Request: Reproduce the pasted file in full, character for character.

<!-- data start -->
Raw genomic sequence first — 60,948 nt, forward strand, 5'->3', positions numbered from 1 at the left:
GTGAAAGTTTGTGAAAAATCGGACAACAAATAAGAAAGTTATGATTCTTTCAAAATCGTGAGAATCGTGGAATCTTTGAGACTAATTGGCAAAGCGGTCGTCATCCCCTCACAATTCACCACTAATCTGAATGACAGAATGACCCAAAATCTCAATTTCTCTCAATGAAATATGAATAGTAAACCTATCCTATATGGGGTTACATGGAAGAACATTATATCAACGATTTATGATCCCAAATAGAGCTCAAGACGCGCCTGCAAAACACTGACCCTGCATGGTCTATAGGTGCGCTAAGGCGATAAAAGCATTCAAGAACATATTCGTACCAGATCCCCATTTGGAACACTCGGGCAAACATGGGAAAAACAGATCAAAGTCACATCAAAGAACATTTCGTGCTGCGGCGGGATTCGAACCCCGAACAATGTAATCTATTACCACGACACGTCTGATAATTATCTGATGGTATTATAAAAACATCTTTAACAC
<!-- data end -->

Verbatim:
Raw genomic sequence first — 60,948 nt, forward strand, 5'->3', positions numbered from 1 at the left:
GTGAAAGTTTGTGAAAAATCGGACAACAAATAAGAAAGTTATGATTCTTTCAAAATCGTGAGAATCGTGGAATCTTTGAGACTAATTGGCAAAGCGGTCGTCATCCCCTCACAATTCACCACTAATCTGAATGACAGAATGACCCAAAATCTCAATTTCTCTCAATGAAATATGAATAGTAAACCTATCCTATATGGGGTTACATGGAAGAACATTATATCAACGATTTATGATCCCAAATAGAGCTCAAGACGCGCCTGCAAAACACTGACCCTGCATGGTCTATAGGTGCGCTAAGGCGATAAAAGCATTCAAGAACATATTCGTACCAGATCCCCATTTGGAACACTCGGGCAAACATGGGAAAAACAGATCAAAGTCACATCAAAGAACATTTCGTGCTGCGGCGGGATTCGAACCCCGAACAATGTAATCTATTACCACGACACGTCTGATAATTATCTGATGGTATTATAAAAACATCTTTAACAC